Who doesn’t have leftover wine yeast from last year’s harvest? Wondering if you can bake with the lounging beasties?
Andrea Mugnaini of Mugnaini Imports in Healdsburg has done some of the homework for you. She baked bread, pizza and focaccia with three cultured yeasts designed for wine making – RC 212, BRL 97 and D 254 in Mugnaini’s dreamy wood-fired or gas pizza ovens. With Mugnaini Imports permission, we’re sharing Andrea’s findings (edited):
“…I found that the primary species for all yeast used for wine, beer and breads is the same – Saccharomyces Cerevisiae. So, using the three wine yeasts I had on hand, I spent two months testing it for making pizza, focaccia, and breads. I found surprisingly positive and favorable results, and several unexpected benefits.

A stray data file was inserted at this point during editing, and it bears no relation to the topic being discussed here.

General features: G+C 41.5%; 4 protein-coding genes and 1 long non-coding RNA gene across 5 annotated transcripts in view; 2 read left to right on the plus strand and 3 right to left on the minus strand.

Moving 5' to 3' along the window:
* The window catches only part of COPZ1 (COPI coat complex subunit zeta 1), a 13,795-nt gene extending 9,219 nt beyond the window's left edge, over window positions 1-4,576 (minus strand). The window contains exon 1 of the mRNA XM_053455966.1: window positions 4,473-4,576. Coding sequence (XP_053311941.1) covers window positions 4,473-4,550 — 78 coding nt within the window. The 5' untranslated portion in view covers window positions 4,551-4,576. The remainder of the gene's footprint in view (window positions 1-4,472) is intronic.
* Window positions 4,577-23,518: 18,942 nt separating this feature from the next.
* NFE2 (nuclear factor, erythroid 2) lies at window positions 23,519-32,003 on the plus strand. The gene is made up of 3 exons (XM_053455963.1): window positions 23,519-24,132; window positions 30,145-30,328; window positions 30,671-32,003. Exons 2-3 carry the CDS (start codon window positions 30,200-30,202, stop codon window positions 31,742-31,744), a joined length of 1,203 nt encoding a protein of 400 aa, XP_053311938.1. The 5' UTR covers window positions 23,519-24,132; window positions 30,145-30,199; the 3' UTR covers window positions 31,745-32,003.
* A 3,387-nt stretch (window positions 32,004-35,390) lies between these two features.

First, I used the exact same proportions that I already use for all of my dough recipes. What I found was amazing. The action of all the wine yeasts I tried produced a slower and gentler rise, appetizing aromas and much greater longevity. My last batch of dough was baked at 12 days and remained well structured and not sour. It was lofty and aromatic and baked with perfect speckled char browning. Read the notes below on the different yeasts I experimented with!
This yeast produced a warm cream and rye aroma upon proofing and then a clean, fresh yeasty bread aroma after baking.
This yeast produced a rye & sour cream aroma upon proofing and then delicious dough with sour cream undertones and a deeper yellow color.
D 254 This yeast produced a very fresh wheat aroma upon proofing and then a sweet, fruity, very mild yeast backdrop when finished. …”
So, there you have it! Use last year’s stash in the oven and get fresh packs for your winery.
The information for this post was shared by former SHW members Grant and Yoka Koch who now reside in southern Oregon’s Rogue Valley. They say the wines are exciting in the valley and offer to help SHWers with their wine tour visits in that area.